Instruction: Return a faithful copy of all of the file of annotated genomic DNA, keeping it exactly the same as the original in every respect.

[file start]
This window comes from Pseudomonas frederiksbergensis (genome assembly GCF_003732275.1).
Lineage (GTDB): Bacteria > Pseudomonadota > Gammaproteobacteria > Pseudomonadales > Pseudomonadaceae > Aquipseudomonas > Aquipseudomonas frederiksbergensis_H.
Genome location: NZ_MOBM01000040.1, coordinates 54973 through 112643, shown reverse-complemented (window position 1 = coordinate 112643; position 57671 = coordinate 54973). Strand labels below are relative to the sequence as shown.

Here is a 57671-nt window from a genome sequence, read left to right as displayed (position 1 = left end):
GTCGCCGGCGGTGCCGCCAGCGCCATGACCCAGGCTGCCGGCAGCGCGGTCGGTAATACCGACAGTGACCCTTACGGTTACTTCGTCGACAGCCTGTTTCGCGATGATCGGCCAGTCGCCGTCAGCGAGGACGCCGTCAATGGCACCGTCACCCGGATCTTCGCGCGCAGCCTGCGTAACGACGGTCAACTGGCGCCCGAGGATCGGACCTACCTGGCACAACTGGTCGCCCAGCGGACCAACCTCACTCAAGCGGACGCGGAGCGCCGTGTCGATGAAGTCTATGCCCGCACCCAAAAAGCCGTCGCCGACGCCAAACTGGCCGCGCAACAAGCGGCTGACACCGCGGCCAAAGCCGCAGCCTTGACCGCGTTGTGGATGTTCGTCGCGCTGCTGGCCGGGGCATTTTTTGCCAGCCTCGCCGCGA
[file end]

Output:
This window comes from Pseudomonas frederiksbergensis (genome assembly GCF_003732275.1).
Lineage (GTDB): Bacteria > Pseudomonadota > Gammaproteobacteria > Pseudomonadales > Pseudomonadaceae > Aquipseudomonas > Aquipseudomonas frederiksbergensis_H.
Genome location: NZ_MOBM01000040.1, coordinates 54973 through 112643, shown reverse-complemented (window position 1 = coordinate 112643; position 57671 = coordinate 54973). Strand labels below are relative to the sequence as shown.

Here is a 57671-nt window from a genome sequence, read left to right as displayed (position 1 = left end):
GTCGCCGGCGGTGCCGCCAGCGCCATGACCCAGGCTGCCGGCAGCGCGGTCGGTAATACCGACAGTGACCCTTACGGTTACTTCGTCGACAGCCTGTTTCGCGATGATCGGCCAGTCGCCGTCAGCGAGGACGCCGTCAATGGCACCGTCACCCGGATCTTCGCGCGCAGCCTGCGTAACGACGGTCAACTGGCGCCCGAGGATCGGACCTACCTGGCACAACTGGTCGCCCAGCGGACCAACCTCACTCAAGCGGACGCGGAGCGCCGTGTCGATGAAGTCTATGCCCGCACCCAAAAAGCCGTCGCCGACGCCAAACTGGCCGCGCAACAAGCGGCTGACACCGCGGCCAAAGCCGCAGCCTTGACCGCGTTGTGGATGTTCGTCGCGCTGCTGGCCGGGGCATTTTTTGCCAGCCTCGCCGCGA